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Determining the predominant aggressor

Legislation should require the police to evaluate each claim of violence separately in situations where both parties claim violence. The police must look beyond the visual evidence and consider the context of the act of violence by identifying controlling behavior in the predominant aggressor and fear in the victim. Police should also realize additional or other predominant aggressors may not reside in the marital home, such as a spouse’s relatives who inflict or threaten violence against the victim.

Police must be able to recognize the tactics of power and control. They must consider such issues as: the severity of injuries inflicted by both parties, the difference in size and weight of the parties, the demeanor of the parties, any prior complaints of violence, claims of self-defense and the likelihood of further injury to a party. Police should take into account patterns of deprivation of clothing and food, or restrictions on the victim’s freedom of movement.

The determination of the predominant aggressor, and the reasons for that determination, must be included in the police report. Otherwise, offenders will successfully manipulate the system and victims will not be protected. As a result, victims may not contact police the next time violence occurs. (See the Duluth Pocket Card Case Study, above.)

If the predominant aggressor is misidentified, there could be important legal consequences for the victim, such as the denial of custody of children, of housing rights and of immigration rights. Additionally, without being identified as a victim, a person would not be eligible for shelter or other forms of aid mandated by statute.

Legislation should also address situations where there is no claim of interpersonal violence, but rather, an allegation that the woman’s injuries are due to accidents. Police should be aware of common explanations that offenders use to explain dowry-related injuries, such as stove explosions. Also, police must be able to recognize burn injuries that are reflective or not of genuine accidents, or they must be mandated to send the victim to an authorized medical examiner for a determination. For example, an authentic stove accident will often result in burns to a maximum of 30% of the body on the limbs and stomach. Intentionally-inflicted stove burns can result in injuries on up to 85% of the victim’s body.

 

CASE STUDY: In Lichhama Devi v. State of Rajasthan, AIR 1988 SC 1785 (India), the police investigation of a burning death focused only on the mother-in-law and not the victim’s husband. Yet, the mother-in-law stated her son may have been guilty, and neighbors recounted the husband being in the kitchen and running downstairs while his wife was on fire. Moreover, the fact that the husband failed to assist her while she was on fire, did not transport his wife to the hospital, and did nothing to obtain a needed blood transfusion for her indicated some involvement with her death. Police, however, only pursued prosecution against the mother-in-law, and the court deplored the investigating body’s lack of diligence.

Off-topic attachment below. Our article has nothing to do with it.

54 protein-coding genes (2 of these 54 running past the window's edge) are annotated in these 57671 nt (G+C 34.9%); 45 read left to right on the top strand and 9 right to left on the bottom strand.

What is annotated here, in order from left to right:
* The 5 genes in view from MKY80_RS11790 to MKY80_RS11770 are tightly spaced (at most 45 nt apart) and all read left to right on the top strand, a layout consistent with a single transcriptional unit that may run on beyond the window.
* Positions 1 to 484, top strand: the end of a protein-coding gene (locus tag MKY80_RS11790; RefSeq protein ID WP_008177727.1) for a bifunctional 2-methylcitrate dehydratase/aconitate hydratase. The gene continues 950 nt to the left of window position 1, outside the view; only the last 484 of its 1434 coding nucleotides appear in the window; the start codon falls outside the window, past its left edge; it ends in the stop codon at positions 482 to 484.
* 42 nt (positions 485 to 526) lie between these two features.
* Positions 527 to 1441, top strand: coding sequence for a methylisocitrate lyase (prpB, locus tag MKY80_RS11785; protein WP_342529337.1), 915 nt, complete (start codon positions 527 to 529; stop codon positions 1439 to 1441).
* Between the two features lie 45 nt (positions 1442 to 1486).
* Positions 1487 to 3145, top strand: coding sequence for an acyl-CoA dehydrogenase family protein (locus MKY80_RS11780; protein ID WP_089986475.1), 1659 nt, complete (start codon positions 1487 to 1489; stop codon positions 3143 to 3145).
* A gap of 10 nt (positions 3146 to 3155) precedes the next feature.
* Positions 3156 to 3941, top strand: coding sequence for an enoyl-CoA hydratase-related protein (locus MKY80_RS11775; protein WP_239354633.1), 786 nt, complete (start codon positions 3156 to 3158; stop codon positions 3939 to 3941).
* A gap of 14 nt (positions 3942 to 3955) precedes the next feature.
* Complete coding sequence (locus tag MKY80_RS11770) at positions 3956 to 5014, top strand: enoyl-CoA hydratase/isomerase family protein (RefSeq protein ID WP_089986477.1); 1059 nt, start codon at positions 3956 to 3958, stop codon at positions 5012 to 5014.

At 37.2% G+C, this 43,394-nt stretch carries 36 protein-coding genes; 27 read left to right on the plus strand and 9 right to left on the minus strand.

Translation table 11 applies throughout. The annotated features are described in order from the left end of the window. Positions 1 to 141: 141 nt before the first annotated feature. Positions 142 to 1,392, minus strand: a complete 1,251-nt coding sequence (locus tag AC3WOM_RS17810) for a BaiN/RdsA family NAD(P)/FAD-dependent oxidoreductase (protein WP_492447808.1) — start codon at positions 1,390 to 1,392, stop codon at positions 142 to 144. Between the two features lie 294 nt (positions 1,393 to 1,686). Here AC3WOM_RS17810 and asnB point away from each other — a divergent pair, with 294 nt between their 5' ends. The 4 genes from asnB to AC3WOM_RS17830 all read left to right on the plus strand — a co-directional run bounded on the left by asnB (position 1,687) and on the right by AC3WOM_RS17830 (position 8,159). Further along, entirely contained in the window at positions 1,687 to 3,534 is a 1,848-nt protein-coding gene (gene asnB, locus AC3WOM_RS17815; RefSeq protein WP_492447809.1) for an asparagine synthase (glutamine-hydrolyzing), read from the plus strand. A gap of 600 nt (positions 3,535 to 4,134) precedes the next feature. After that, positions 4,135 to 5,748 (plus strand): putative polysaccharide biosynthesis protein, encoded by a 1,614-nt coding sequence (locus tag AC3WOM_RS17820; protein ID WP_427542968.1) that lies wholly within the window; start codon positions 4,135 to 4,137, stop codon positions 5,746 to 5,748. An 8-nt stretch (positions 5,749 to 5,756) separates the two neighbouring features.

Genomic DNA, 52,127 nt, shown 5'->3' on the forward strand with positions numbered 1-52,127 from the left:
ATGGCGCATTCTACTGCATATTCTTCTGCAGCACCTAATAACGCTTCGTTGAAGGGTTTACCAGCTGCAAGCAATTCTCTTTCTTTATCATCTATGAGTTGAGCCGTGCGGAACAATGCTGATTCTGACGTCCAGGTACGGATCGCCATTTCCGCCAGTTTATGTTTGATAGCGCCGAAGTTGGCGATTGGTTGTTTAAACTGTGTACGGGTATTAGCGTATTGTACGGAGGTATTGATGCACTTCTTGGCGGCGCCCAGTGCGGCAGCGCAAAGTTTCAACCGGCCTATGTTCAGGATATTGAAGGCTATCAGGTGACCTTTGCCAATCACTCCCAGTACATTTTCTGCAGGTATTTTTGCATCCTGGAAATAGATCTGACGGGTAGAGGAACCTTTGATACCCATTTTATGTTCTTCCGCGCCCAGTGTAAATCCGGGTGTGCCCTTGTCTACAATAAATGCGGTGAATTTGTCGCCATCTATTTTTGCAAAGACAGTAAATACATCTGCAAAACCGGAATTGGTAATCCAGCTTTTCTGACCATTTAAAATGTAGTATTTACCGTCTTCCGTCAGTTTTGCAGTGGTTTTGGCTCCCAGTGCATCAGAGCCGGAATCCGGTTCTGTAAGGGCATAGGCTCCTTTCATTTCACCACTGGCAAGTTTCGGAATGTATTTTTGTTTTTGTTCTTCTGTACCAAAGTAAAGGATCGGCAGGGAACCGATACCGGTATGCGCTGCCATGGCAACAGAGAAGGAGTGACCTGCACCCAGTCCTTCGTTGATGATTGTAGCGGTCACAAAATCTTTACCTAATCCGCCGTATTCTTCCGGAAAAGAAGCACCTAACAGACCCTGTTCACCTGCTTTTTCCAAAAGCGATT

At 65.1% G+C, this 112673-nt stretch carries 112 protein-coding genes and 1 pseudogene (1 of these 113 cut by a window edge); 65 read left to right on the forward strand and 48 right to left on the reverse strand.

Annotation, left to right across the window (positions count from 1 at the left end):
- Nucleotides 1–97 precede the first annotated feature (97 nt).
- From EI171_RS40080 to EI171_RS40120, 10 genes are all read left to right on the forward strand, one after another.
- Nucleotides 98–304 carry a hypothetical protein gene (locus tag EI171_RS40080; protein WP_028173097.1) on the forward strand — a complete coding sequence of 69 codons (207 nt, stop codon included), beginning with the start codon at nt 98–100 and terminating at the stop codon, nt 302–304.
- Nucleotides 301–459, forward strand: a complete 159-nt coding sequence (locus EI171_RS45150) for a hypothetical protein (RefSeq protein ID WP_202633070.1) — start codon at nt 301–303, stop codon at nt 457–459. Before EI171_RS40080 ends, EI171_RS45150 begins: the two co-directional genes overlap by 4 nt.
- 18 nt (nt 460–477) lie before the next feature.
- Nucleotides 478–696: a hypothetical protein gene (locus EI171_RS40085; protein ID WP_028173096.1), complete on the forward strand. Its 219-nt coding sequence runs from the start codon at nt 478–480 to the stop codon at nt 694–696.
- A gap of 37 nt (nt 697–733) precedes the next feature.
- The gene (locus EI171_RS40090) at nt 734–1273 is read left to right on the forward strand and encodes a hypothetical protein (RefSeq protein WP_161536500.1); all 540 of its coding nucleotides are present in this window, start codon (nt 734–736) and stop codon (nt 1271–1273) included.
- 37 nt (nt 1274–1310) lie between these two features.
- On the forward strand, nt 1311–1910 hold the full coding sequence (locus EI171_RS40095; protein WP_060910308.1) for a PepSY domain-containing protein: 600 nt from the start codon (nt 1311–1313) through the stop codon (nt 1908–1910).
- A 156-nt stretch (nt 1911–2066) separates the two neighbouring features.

The Criminal Domestic Violence law of South Carolina, USA, includes the following provisions on determining the primary aggressor:

(D) If a law enforcement officer receives conflicting complaints of domestic or family violence from two or more household members involving an incident of domestic or family violence, the officer must evaluate each complaint separately to determine who was the primary aggressor. If the officer determines that one person was the primary physical aggressor, the officer must not arrest the other person accused of having committed domestic or family violence. In determining whether a person is the primary aggressor, the officer must consider the following factors and any other factors he considers relevant:

(1) prior complaints of domestic or family violence;

(2) the relative severity of the injuries inflicted on each person taking into account injuries alleged which may not be easily visible at the time of the investigation;

(3) the likelihood of future injury to each person;

(4) whether one of the persons acted in self-defense; and

(5) household member accounts regarding the history of domestic violence.

(E) A law enforcement officer must not threaten, suggest, or otherwise indicate the possible arrest of all parties to discourage a party's requests for intervention by law enforcement.

(F) A law enforcement officer who arrests two or more persons for a crime involving domestic or family violence must include the grounds for arresting both parties in the written incident report, and must include a statement in the report that the officer attempted to determine which party was the primary aggressor pursuant to this section and was unable to make a determination based upon the evidence available at the time of the arrest.

(G) When two or more household members are charged with a crime involving domestic or family violence arising from the same incident and the court finds that one party was the primary aggressor pursuant to this section, the court, if appropriate, may dismiss charges against the other party or parties. Section 16-25-70

(See: Family Violence: A Model State Code Sec 205 (B); and Determining the Predominant Aggressor, StopVAW, The Advocates for Human Rights)